The report on the protection and enforcement of intellectual property rights released by the European Commission excluded the Philippines from among the list of countries seen damaging to IP interests of businesses in the European Union.
The Philippines was not among the priority countries identified in the report as those with deficiencies in IP rights protection and enforcement that may cause economic harm to EU interests.
Intellectual Property Office of the Philippines (IPOPHL) director general Rowel Barba said the report is testament to the whole-of-society strategy of the IPOPHL-led National Committee on Intellectual Property Rights, “as it works closely with agencies and private sector partners to create a safe and enabling climate for innovation, creativity and business in the Philippines.”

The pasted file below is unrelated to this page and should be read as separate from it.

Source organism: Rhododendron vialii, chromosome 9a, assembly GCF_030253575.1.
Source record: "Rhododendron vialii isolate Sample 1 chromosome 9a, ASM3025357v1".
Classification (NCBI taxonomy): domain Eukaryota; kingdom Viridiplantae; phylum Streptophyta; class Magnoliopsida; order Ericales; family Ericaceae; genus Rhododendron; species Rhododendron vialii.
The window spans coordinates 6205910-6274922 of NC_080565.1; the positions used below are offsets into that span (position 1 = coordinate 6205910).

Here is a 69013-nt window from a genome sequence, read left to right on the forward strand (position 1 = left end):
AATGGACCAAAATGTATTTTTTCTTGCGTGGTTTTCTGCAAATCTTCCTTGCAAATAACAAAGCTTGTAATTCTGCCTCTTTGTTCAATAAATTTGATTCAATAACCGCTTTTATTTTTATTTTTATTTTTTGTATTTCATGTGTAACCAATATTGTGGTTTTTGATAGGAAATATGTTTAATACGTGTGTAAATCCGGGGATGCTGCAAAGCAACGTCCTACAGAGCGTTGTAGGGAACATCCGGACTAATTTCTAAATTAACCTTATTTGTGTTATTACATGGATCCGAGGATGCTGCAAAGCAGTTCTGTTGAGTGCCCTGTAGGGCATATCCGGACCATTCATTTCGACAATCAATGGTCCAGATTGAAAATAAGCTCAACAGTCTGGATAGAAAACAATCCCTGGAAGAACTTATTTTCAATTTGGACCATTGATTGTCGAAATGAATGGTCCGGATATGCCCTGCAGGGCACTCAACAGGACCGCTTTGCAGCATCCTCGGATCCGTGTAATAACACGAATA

He noted the country’s exclusion from the list preserves the country’s attractiveness to investors, particularly those from the EU.
Since the release of the previous report in January last year, there have been several major developments on IP protection and enforcement in the country.
Among the developments are the Supreme Court’s special rules on the prosecution of IP cases; progress in discussions of bills seeking to amend the IP Code by raising penalties for violations; and giving IPOPHL authority to order online sellers to take down infringing posts at the committee level.
Earlier this year, e-commerce platforms Lazada and Shopee entered into a memorandum of understanding with brand owners to fight the sale of counterfeit goods online through a quick notice and take-down system of IP-offending posts.
Counterfeiting and piracy used to be prevalent in the country but as the exclusion from the EU list has shown, the Philippines has made significant improvements when it comes to IP protection, enforcement and education in recent years.
The hard work of the IPOPHL and the private sector is paying off. Let’s help build on those gains by recognizing and respecting the value of intellectual property in this country.*